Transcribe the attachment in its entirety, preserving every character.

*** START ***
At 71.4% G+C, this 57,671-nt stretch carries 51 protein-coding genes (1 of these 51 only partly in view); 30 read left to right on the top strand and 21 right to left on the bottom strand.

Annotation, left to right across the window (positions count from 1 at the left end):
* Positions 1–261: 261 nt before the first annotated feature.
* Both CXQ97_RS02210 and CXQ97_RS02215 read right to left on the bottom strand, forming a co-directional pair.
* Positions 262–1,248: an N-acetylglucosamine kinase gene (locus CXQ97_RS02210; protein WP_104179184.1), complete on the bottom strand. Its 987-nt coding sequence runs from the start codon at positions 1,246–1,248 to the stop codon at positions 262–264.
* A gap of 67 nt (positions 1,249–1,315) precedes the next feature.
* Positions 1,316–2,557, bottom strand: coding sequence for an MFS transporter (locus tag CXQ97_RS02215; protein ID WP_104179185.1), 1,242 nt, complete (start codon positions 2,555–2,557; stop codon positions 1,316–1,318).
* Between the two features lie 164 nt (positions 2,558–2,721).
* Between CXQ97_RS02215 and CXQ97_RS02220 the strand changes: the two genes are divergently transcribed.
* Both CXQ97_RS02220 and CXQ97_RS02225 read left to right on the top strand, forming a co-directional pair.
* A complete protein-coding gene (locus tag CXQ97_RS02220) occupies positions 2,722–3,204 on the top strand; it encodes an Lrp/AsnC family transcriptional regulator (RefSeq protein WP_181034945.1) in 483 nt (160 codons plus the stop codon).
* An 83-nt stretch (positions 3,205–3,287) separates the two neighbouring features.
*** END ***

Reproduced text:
At 71.4% G+C, this 57,671-nt stretch carries 51 protein-coding genes (1 of these 51 only partly in view); 30 read left to right on the top strand and 21 right to left on the bottom strand.

Annotation, left to right across the window (positions count from 1 at the left end):
* Positions 1–261: 261 nt before the first annotated feature.
* Both CXQ97_RS02210 and CXQ97_RS02215 read right to left on the bottom strand, forming a co-directional pair.
* Positions 262–1,248: an N-acetylglucosamine kinase gene (locus CXQ97_RS02210; protein WP_104179184.1), complete on the bottom strand. Its 987-nt coding sequence runs from the start codon at positions 1,246–1,248 to the stop codon at positions 262–264.
* A gap of 67 nt (positions 1,249–1,315) precedes the next feature.
* Positions 1,316–2,557, bottom strand: coding sequence for an MFS transporter (locus tag CXQ97_RS02215; protein ID WP_104179185.1), 1,242 nt, complete (start codon positions 2,555–2,557; stop codon positions 1,316–1,318).
* Between the two features lie 164 nt (positions 2,558–2,721).
* Between CXQ97_RS02215 and CXQ97_RS02220 the strand changes: the two genes are divergently transcribed.
* Both CXQ97_RS02220 and CXQ97_RS02225 read left to right on the top strand, forming a co-directional pair.
* A complete protein-coding gene (locus tag CXQ97_RS02220) occupies positions 2,722–3,204 on the top strand; it encodes an Lrp/AsnC family transcriptional regulator (RefSeq protein WP_181034945.1) in 483 nt (160 codons plus the stop codon).
* An 83-nt stretch (positions 3,205–3,287) separates the two neighbouring features.